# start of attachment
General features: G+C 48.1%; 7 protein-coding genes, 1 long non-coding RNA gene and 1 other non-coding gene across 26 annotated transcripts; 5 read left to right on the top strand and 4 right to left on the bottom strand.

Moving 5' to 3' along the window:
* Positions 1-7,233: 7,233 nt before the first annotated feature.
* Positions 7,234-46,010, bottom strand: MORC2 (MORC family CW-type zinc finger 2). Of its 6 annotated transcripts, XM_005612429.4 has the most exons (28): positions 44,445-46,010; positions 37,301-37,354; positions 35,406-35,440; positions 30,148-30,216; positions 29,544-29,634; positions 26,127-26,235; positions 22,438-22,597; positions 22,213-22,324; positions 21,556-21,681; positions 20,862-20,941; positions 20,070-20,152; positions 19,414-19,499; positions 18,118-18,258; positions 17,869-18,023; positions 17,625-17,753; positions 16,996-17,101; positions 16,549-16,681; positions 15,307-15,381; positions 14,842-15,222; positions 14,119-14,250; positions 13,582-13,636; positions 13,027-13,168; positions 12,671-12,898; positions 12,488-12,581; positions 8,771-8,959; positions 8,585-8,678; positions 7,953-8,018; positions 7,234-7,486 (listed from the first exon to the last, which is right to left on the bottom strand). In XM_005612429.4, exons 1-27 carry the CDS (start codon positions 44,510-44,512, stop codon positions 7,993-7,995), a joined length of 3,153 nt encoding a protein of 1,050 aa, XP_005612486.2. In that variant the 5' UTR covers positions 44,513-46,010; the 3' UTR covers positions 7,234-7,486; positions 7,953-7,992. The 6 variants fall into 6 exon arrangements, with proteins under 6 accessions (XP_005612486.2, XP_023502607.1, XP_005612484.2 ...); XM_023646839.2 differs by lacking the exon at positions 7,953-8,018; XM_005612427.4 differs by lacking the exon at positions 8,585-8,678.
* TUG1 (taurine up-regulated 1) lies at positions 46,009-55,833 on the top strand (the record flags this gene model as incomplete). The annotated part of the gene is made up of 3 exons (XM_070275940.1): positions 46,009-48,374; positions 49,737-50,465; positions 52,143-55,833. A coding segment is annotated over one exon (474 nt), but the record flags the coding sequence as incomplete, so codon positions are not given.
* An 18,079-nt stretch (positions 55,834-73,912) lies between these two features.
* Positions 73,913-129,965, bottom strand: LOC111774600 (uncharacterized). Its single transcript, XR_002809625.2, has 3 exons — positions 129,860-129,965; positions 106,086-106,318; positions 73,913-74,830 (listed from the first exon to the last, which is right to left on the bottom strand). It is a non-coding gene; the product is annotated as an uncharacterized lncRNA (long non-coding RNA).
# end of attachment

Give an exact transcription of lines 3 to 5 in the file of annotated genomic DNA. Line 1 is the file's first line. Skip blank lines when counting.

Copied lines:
* Positions 1-7,233: 7,233 nt before the first annotated feature.
* Positions 7,234-46,010, bottom strand: MORC2 (MORC family CW-type zinc finger 2). Of its 6 annotated transcripts, XM_005612429.4 has the most exons (28): positions 44,445-46,010; positions 37,301-37,354; positions 35,406-35,440; positions 30,148-30,216; positions 29,544-29,634; positions 26,127-26,235; positions 22,438-22,597; positions 22,213-22,324; positions 21,556-21,681; positions 20,862-20,941; positions 20,070-20,152; positions 19,414-19,499; positions 18,118-18,258; positions 17,869-18,023; positions 17,625-17,753; positions 16,996-17,101; positions 16,549-16,681; positions 15,307-15,381; positions 14,842-15,222; positions 14,119-14,250; positions 13,582-13,636; positions 13,027-13,168; positions 12,671-12,898; positions 12,488-12,581; positions 8,771-8,959; positions 8,585-8,678; positions 7,953-8,018; positions 7,234-7,486 (listed from the first exon to the last, which is right to left on the bottom strand). In XM_005612429.4, exons 1-27 carry the CDS (start codon positions 44,510-44,512, stop codon positions 7,993-7,995), a joined length of 3,153 nt encoding a protein of 1,050 aa, XP_005612486.2. In that variant the 5' UTR covers positions 44,513-46,010; the 3' UTR covers positions 7,234-7,486; positions 7,953-7,992. The 6 variants fall into 6 exon arrangements, with proteins under 6 accessions (XP_005612486.2, XP_023502607.1, XP_005612484.2 ...); XM_023646839.2 differs by lacking the exon at positions 7,953-8,018; XM_005612427.4 differs by lacking the exon at positions 8,585-8,678.
* TUG1 (taurine up-regulated 1) lies at positions 46,009-55,833 on the top strand (the record flags this gene model as incomplete). The annotated part of the gene is made up of 3 exons (XM_070275940.1): positions 46,009-48,374; positions 49,737-50,465; positions 52,143-55,833. A coding segment is annotated over one exon (474 nt), but the record flags the coding sequence as incomplete, so codon positions are not given.